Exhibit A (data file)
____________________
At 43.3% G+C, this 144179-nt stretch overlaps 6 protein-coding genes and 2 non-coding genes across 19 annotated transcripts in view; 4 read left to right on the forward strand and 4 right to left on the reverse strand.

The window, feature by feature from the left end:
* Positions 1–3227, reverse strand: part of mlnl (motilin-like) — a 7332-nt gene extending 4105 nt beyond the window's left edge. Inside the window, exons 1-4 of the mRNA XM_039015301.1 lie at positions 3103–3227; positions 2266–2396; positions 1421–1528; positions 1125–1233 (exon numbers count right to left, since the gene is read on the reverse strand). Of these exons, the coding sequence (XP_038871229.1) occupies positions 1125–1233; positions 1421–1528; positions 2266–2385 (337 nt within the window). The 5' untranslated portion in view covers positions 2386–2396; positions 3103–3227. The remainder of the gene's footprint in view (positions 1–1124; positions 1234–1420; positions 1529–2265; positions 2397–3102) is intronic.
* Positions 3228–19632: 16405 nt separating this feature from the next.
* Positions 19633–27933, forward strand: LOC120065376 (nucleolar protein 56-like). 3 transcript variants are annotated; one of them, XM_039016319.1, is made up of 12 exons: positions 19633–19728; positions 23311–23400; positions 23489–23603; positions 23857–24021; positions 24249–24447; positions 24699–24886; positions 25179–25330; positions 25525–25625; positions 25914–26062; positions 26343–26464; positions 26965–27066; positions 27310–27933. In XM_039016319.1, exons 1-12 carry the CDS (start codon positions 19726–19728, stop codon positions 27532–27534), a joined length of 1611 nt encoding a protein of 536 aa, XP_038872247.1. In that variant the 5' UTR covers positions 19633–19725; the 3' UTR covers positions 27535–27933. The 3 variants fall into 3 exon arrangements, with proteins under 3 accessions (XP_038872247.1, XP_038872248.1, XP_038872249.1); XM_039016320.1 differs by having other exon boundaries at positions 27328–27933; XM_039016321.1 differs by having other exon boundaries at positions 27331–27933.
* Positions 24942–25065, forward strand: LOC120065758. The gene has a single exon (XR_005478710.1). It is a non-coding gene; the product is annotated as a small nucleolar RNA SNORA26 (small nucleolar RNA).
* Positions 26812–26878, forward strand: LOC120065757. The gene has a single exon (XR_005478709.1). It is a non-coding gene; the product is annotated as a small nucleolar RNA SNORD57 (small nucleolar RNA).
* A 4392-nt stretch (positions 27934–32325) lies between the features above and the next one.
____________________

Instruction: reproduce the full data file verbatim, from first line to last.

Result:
At 43.3% G+C, this 144179-nt stretch overlaps 6 protein-coding genes and 2 non-coding genes across 19 annotated transcripts in view; 4 read left to right on the forward strand and 4 right to left on the reverse strand.

The window, feature by feature from the left end:
* Positions 1–3227, reverse strand: part of mlnl (motilin-like) — a 7332-nt gene extending 4105 nt beyond the window's left edge. Inside the window, exons 1-4 of the mRNA XM_039015301.1 lie at positions 3103–3227; positions 2266–2396; positions 1421–1528; positions 1125–1233 (exon numbers count right to left, since the gene is read on the reverse strand). Of these exons, the coding sequence (XP_038871229.1) occupies positions 1125–1233; positions 1421–1528; positions 2266–2385 (337 nt within the window). The 5' untranslated portion in view covers positions 2386–2396; positions 3103–3227. The remainder of the gene's footprint in view (positions 1–1124; positions 1234–1420; positions 1529–2265; positions 2397–3102) is intronic.
* Positions 3228–19632: 16405 nt separating this feature from the next.
* Positions 19633–27933, forward strand: LOC120065376 (nucleolar protein 56-like). 3 transcript variants are annotated; one of them, XM_039016319.1, is made up of 12 exons: positions 19633–19728; positions 23311–23400; positions 23489–23603; positions 23857–24021; positions 24249–24447; positions 24699–24886; positions 25179–25330; positions 25525–25625; positions 25914–26062; positions 26343–26464; positions 26965–27066; positions 27310–27933. In XM_039016319.1, exons 1-12 carry the CDS (start codon positions 19726–19728, stop codon positions 27532–27534), a joined length of 1611 nt encoding a protein of 536 aa, XP_038872247.1. In that variant the 5' UTR covers positions 19633–19725; the 3' UTR covers positions 27535–27933. The 3 variants fall into 3 exon arrangements, with proteins under 3 accessions (XP_038872247.1, XP_038872248.1, XP_038872249.1); XM_039016320.1 differs by having other exon boundaries at positions 27328–27933; XM_039016321.1 differs by having other exon boundaries at positions 27331–27933.
* Positions 24942–25065, forward strand: LOC120065758. The gene has a single exon (XR_005478710.1). It is a non-coding gene; the product is annotated as a small nucleolar RNA SNORA26 (small nucleolar RNA).
* Positions 26812–26878, forward strand: LOC120065757. The gene has a single exon (XR_005478709.1). It is a non-coding gene; the product is annotated as a small nucleolar RNA SNORD57 (small nucleolar RNA).
* A 4392-nt stretch (positions 27934–32325) lies between the features above and the next one.